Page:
When I said last month in Promoting Literacy through Picture Books: Part I that I’d offer some books to consider for sparking interest in a variety of subjects, I had some ideas and resources in mind. But as I researched more, I realized that this topic was much bigger than I could present in a single post.
To keep this topic manageable, I’m offering a limited scope this week: picture books about science. Specifically, today’s books are about scientific method (observation, research, hypothesis, testing and conclusions) and basic science concepts (cause and effect, attributes, perspective…). Noticing these methods and concepts as you read can be a fun activity.
Of course, this post could be part of a Monday Books post, but the concentration on the scientific aspects of the books seems more suitable for a parent post.
Carol Otis Hurst is a wonderful source for books ideas. Click here for a huge list of books on all sorts of topics. Today’s list starts with some of Hurst’s science book suggestions, followed by some of my own.
SCIENCE PICTURE BOOKS
Letting Swift River Go by Jane Yolen and Barbara Cooney
This book presents not only the mechanics of storing water, but the results of that action on the people who are displaced by those actions.
Everybody Needs a Rock by Byrd Baylor and Peter Parnall
This book describes the qualities to consider in selecting the perfect rock for play and pleasure. Its emphasis on attributes makes it an important science book.
Shark in the Sea by Joanne Ryder and Michael Rothman
We experience one day through the eyes of a shark.
Tigress by Helen Cowcher
This book builds on the conflict between the needs of a wild animal and those of the people.
The Day Jimmy's Boa Ate the Wash by Trinka Hakes Noble and Steven Kellogg
Jimmy's boa constrictor wreaks havoc on the class trip to a farm. This book gives varying perspectives and the idea that each action causes a reaction.
In the Beginning: Creation Stories from Around the World by Virginia Hamilton and Barry Moser
This is an illustrated collection of twenty-five myths from various parts of the world explaining the creation of the world. It belongs in a science collection for contrast, food for thought, and the evidence of the very human need to explain the unknown.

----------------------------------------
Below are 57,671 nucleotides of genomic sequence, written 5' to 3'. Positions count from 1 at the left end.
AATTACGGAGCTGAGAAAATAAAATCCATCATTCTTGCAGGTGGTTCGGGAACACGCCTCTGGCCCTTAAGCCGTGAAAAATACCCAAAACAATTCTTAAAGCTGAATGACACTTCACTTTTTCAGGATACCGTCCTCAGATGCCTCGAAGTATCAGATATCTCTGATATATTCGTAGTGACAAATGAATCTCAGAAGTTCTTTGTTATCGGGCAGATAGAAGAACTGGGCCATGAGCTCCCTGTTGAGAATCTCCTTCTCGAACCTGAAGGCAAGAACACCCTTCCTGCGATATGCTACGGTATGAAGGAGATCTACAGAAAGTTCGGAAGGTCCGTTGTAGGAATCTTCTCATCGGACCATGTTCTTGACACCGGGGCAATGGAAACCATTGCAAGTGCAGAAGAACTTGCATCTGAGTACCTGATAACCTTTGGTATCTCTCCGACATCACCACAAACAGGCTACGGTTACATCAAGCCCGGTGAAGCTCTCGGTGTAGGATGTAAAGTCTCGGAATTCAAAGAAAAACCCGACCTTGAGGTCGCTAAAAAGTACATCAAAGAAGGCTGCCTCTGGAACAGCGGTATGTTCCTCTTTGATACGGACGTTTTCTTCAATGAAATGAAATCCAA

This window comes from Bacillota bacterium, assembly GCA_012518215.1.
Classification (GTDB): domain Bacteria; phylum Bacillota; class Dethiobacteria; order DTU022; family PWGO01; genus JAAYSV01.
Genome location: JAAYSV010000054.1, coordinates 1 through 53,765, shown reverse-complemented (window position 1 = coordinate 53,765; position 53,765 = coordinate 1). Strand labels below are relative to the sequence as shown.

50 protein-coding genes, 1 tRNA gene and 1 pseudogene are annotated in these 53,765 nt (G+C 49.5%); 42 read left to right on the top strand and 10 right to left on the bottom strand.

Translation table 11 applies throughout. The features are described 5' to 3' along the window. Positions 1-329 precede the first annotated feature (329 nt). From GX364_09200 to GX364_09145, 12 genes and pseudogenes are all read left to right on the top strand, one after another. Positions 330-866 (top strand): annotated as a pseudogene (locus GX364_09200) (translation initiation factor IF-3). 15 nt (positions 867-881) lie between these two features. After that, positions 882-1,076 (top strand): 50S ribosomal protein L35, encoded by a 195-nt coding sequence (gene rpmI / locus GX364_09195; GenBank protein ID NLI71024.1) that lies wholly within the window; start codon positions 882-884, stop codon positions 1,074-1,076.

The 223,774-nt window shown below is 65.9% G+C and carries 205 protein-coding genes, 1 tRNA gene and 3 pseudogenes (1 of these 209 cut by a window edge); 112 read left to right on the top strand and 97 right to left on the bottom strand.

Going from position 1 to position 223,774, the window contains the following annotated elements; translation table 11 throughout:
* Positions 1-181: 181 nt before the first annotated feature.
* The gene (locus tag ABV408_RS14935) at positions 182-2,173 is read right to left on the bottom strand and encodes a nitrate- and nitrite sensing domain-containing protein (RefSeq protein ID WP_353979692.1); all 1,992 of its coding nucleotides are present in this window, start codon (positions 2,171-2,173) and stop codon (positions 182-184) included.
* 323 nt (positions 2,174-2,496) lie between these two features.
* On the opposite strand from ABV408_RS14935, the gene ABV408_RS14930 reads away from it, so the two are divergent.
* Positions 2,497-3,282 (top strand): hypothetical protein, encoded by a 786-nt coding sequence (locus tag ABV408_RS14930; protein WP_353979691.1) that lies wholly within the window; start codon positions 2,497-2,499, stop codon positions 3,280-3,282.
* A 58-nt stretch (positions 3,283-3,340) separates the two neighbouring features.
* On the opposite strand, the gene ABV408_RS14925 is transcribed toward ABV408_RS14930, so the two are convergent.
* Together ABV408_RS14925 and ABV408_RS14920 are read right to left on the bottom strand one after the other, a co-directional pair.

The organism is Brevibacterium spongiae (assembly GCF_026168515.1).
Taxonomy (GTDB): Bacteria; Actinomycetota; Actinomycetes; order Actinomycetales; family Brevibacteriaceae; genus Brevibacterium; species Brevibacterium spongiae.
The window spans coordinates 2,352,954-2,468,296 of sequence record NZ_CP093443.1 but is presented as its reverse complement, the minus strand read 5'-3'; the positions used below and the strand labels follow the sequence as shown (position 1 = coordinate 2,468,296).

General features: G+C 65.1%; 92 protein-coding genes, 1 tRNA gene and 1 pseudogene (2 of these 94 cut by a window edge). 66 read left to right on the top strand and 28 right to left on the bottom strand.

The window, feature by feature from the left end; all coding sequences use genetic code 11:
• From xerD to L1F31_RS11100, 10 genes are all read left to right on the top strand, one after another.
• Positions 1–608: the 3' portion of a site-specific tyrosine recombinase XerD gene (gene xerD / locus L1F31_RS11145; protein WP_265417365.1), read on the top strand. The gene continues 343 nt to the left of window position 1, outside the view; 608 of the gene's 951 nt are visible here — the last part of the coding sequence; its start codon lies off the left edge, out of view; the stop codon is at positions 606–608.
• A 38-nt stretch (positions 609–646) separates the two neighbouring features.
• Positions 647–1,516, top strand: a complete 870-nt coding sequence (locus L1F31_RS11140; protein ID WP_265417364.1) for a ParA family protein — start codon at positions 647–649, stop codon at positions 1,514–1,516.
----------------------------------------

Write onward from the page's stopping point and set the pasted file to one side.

Cook-a-doodle-doo by Janet Stevens
With the questionable help of his friends, Big Brown Rooster manages to bake a strawberry shortcake which would have pleased his great-grandmother, Little Red Hen. The added insets give explanations and information about each process, making this a good science book.
You Can't Take a Balloon into the Metropolitan Museum by Jacqueline Preiss and Robin Preiss Glasser
In this wordless story, a young girl and her grandmother view works inside the Metropolitan Museum of Art, while the balloon she has been forced to leave outside floats around New York City causing a series of mishaps that mirror scenes in the museum's artworks. Finding the science behind each of the balloon’s moves is just one activity from this book.
Owl at Home by Arnold Lobel
In each of five short stories, Owl could do with a little science training. His interpretation of natural events is confusing to say the least.
A Seed Is Sleepy by Dianna Hutts Aston and Sylvia Long.
This book is an introduction to an assortment of seed and plant facts. It starts with an opening page spread showing sunflower seeds nestled within the center of a ripe sunflower head. Beautiful illustrations show seeds next being secretive (lying dormant for a season or for years), fruitful (encased in blueberries and papayas) and so on.
The Magic School Bus Series by Joanna Cole, illustrated by Bruce Degen
By my last count, there are 69 books in the Magic School Bus series! I haven’t read them all, but each one I have read has been a winner. They show science in ways that are entertaining, informative, funny and understandable. Their scope is quite comprehensive – from archaeology to bees to the human body.
Flotsam by David Wiener
Science is all about exploring, looking closely, imagining, looking closer still, persisting and sharing. The boy in this wordless book does all these things and more. The illustrations are really quite indescribable and magical.
Science Verse by Jon Scieszka and Lane Smith
Ha! It’s possible adults will enjoy this book as much as the kids. Some well-known poems and songs are re-written around science concepts. For example, The Midnight Ride of Paul Revere becomes The Senseless Lab of Professor Revere, about the senses.
11 Experiments That Failed by Jenny Offill and Nancy Carpenter
A girl asks questions [What is the best way to speed up a boring car ride?], forms hypotheses [Yodeling makes time go faster.] and conducts experiments [Yodels in the car.] Each conclusion is based on the results of the experiment [Walked to school.] Although the hypotheses and experiments were all failures, the scientific method is quite good. And funny.
I hope you and your child enjoy some of these science picture books. They definitely gave me some things to think about! Some Wednesday in February, I’ll write about picture books dealing with history.